If you set your sights on bass this weekend, then you’ve got options. The marshes south of Bayou Black are loaded with bass. The Verret Basin, the Pearl River and the MRGO area are solid second choices.
On the coast, redfish provide action on both sides of the Mississippi River, and trout have showed up in Four Bayous and along the beaches east of Grand Isle.
A weak cold front moved in and the west wind push of the past six weeks is over, at least for several days. Expect north and east winds with light seas Friday before stronger east and southeast winds prevail through the weekend with mostly 1-3 foot waves along the coast and 2-4 footers offshore.
It’s still hot, so remember to hydrate: Morning temperatures will remain in the upper-70s along the coast with afternoon highs in the lower- to- mid-90s (not near 100 of the last week).
The Mississippi River is falling fast (33.8 to 29.5 feet at B.R.; 13.1-10.5 at N.O.), but the Atchafalaya River is on a very slow fall.
Tidal movement is the key in the Bayou Black marshes and the MRGO area. Swimbaits, and that includes soft-plastic “sticks” freelined or rigged with small crimp sinkers in front of the lure (depending on current flow and wind) is the key around the rocks along the MRGO near the Violent Canal locks.
Small buzzbaits and spinnerbaits, the “sticks” (best worked on medium weight spinning tackle) and Texas-rigged worms are working near runouts off the ponds in the Bayou Black marshes, notable off the Brady and Intracoastal canals.
Buzzbaits and spinners work early in the Pearl system. Go to shad-colored Rat-L-Traps and crankbaits around and off points later in the morning.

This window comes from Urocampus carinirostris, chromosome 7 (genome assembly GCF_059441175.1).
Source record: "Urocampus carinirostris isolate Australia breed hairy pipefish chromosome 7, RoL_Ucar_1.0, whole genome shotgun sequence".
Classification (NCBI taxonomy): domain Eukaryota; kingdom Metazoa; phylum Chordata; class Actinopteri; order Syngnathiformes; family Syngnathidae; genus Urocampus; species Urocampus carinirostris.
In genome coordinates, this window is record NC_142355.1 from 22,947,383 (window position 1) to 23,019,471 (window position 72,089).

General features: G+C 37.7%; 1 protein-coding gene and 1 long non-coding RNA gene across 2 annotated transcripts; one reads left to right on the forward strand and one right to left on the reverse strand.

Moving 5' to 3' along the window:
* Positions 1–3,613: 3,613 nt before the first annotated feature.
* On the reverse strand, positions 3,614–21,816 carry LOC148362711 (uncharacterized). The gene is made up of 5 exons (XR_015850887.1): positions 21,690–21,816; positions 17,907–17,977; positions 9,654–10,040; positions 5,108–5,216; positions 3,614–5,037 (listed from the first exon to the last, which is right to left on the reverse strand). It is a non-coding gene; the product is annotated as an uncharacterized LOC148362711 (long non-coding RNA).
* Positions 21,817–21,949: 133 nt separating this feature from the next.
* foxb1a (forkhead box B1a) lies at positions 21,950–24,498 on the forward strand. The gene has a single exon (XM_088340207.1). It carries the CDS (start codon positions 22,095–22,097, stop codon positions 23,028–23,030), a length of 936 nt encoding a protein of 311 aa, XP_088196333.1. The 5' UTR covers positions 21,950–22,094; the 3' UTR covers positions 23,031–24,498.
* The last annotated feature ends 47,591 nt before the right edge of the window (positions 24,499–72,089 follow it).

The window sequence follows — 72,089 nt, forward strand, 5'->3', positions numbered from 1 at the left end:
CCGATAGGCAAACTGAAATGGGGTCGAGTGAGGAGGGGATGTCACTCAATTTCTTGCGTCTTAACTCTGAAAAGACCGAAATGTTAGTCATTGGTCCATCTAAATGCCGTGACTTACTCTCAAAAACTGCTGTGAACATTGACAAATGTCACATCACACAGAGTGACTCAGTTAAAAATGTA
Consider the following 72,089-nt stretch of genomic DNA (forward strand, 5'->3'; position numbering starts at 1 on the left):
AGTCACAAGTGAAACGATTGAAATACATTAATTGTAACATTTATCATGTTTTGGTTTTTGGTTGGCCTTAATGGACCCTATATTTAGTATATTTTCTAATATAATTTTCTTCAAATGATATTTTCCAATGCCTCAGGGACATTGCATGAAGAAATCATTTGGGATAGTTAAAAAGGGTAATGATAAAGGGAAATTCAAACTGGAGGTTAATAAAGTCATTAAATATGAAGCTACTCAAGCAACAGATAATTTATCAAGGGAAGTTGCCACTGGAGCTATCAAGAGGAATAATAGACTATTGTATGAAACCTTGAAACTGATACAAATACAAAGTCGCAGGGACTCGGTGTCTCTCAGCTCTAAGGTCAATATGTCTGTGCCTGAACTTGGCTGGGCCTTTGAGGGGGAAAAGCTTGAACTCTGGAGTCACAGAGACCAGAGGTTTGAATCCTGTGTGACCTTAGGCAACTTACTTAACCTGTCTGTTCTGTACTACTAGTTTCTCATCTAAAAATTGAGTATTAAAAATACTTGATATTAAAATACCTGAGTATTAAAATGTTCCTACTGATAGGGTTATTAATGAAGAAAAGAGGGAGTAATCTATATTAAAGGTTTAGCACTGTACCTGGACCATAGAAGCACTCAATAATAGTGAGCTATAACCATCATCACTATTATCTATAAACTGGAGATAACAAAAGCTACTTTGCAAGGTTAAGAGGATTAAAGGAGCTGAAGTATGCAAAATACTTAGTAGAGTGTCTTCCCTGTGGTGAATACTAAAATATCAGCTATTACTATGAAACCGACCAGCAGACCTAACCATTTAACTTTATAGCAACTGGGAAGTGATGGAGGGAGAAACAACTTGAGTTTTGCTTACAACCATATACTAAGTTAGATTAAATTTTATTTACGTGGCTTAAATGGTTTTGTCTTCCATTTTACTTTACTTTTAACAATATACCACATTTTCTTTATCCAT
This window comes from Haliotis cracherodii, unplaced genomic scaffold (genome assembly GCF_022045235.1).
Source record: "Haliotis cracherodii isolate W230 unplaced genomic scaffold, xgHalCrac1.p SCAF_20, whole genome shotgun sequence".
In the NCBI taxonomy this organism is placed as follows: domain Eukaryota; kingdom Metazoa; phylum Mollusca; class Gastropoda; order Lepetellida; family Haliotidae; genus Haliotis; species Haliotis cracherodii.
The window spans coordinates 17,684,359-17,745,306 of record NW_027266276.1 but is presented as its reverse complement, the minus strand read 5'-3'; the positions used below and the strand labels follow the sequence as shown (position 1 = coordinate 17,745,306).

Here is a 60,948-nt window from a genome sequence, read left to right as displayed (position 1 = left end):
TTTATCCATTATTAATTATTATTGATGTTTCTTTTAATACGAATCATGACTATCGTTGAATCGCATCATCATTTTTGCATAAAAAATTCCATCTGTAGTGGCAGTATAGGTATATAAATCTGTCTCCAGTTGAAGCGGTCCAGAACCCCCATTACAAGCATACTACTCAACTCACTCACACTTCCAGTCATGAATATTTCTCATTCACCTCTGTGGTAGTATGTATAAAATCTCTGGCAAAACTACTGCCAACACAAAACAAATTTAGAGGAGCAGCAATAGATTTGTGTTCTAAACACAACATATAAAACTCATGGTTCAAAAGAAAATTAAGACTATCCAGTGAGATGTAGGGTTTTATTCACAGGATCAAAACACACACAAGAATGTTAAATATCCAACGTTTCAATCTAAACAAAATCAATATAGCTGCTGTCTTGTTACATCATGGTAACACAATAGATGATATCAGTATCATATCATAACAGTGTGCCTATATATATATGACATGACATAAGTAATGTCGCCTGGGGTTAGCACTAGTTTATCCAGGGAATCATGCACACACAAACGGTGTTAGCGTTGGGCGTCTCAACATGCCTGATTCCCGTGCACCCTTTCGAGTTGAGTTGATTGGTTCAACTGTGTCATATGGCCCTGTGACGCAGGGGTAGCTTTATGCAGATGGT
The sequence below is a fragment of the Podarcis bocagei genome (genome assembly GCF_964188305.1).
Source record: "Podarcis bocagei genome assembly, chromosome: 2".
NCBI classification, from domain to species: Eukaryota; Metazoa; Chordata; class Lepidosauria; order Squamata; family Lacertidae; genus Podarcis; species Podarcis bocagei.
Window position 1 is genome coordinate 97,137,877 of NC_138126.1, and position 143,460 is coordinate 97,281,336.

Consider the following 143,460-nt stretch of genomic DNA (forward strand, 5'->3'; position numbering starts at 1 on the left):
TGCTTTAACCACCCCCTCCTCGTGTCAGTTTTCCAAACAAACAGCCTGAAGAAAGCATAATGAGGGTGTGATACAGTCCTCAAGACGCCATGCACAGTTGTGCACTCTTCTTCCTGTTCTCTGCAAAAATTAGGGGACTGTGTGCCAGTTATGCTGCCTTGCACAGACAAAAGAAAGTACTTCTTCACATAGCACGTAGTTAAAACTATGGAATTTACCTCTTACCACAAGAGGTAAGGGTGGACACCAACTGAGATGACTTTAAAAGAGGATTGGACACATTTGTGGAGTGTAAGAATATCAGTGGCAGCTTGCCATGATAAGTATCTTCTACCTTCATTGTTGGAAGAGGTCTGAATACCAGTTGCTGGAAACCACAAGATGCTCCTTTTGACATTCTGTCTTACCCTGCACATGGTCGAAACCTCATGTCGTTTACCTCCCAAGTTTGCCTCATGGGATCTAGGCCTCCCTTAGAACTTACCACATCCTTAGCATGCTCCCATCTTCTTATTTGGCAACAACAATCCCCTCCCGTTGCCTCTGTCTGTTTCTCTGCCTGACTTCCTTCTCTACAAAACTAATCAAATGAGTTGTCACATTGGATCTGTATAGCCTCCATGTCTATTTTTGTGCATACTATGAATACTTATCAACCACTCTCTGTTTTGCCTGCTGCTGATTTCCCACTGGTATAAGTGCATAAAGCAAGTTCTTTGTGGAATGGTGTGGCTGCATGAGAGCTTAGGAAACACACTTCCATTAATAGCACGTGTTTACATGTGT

White/chartreuse spinnerbaits work early in the Verret area around grass and structure, then go deep with watermelon/red and pumpkinseed (dip tails in chartreuse dye) soft plastics. Look for areas where bass have access to deep water for the best action from sunrise to 11 a.m.
Along the coast
It’s evident the marsh is loaded with redfish from the Biloxi marshes and areas along the MRGO south of the rock dam, the reefs and rocks in the Barataria Basin south to Grand Isle, and the marshes in the Bayou Dularge-Theriot area.
Work open-water reefs and rocks with live shrimp under a cork early in the morning (soft plastics work, too), then head into the marshes with swimbaits and gold spoons after the sun gets up and the reds retreat into the grassbeds.
Trout are working the beaches on the rising tide and like live croaker on Carolina rigs.
And with the season open after a two-month closure, amberjack catches are off the charts, and mangroves are plentiful around offshore platforms.